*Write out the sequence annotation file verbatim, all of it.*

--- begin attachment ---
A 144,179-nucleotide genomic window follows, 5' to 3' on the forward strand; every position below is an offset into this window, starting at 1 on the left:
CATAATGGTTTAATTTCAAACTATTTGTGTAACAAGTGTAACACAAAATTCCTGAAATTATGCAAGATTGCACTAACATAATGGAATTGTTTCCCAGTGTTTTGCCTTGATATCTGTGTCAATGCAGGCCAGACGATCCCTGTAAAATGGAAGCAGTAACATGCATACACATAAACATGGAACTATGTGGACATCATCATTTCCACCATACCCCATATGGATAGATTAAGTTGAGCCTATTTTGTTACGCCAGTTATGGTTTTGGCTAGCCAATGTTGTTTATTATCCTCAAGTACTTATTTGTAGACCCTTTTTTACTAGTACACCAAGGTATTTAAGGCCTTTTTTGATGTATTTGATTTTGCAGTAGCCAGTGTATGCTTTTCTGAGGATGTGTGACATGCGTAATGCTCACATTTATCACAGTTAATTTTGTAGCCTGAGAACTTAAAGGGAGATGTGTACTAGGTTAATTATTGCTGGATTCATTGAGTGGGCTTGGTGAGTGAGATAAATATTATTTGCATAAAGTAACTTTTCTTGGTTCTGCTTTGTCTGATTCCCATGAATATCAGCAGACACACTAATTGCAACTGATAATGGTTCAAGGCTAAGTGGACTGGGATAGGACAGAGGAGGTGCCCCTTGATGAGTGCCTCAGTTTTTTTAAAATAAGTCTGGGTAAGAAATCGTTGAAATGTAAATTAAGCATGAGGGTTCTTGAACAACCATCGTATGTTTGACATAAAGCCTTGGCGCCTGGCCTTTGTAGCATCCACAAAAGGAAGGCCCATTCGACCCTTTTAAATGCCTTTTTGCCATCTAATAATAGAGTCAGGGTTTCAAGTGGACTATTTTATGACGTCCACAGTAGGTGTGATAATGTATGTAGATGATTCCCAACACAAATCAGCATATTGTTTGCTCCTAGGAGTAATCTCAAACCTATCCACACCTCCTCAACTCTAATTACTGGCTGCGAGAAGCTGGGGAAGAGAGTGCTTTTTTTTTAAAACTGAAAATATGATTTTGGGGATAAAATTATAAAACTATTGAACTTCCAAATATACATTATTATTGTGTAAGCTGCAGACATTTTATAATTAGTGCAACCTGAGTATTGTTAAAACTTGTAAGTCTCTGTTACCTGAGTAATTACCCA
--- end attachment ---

A 144,179-nucleotide genomic window follows, 5' to 3' on the forward strand; every position below is an offset into this window, starting at 1 on the left:
CATAATGGTTTAATTTCAAACTATTTGTGTAACAAGTGTAACACAAAATTCCTGAAATTATGCAAGATTGCACTAACATAATGGAATTGTTTCCCAGTGTTTTGCCTTGATATCTGTGTCAATGCAGGCCAGACGATCCCTGTAAAATGGAAGCAGTAACATGCATACACATAAACATGGAACTATGTGGACATCATCATTTCCACCATACCCCATATGGATAGATTAAGTTGAGCCTATTTTGTTACGCCAGTTATGGTTTTGGCTAGCCAATGTTGTTTATTATCCTCAAGTACTTATTTGTAGACCCTTTTTTACTAGTACACCAAGGTATTTAAGGCCTTTTTTGATGTATTTGATTTTGCAGTAGCCAGTGTATGCTTTTCTGAGGATGTGTGACATGCGTAATGCTCACATTTATCACAGTTAATTTTGTAGCCTGAGAACTTAAAGGGAGATGTGTACTAGGTTAATTATTGCTGGATTCATTGAGTGGGCTTGGTGAGTGAGATAAATATTATTTGCATAAAGTAACTTTTCTTGGTTCTGCTTTGTCTGATTCCCATGAATATCAGCAGACACACTAATTGCAACTGATAATGGTTCAAGGCTAAGTGGACTGGGATAGGACAGAGGAGGTGCCCCTTGATGAGTGCCTCAGTTTTTTTAAAATAAGTCTGGGTAAGAAATCGTTGAAATGTAAATTAAGCATGAGGGTTCTTGAACAACCATCGTATGTTTGACATAAAGCCTTGGCGCCTGGCCTTTGTAGCATCCACAAAAGGAAGGCCCATTCGACCCTTTTAAATGCCTTTTTGCCATCTAATAATAGAGTCAGGGTTTCAAGTGGACTATTTTATGACGTCCACAGTAGGTGTGATAATGTATGTAGATGATTCCCAACACAAATCAGCATATTGTTTGCTCCTAGGAGTAATCTCAAACCTATCCACACCTCCTCAACTCTAATTACTGGCTGCGAGAAGCTGGGGAAGAGAGTGCTTTTTTTTTAAAACTGAAAATATGATTTTGGGGATAAAATTATAAAACTATTGAACTTCCAAATATACATTATTATTGTGTAAGCTGCAGACATTTTATAATTAGTGCAACCTGAGTATTGTTAAAACTTGTAAGTCTCTGTTACCTGAGTAATTACCCA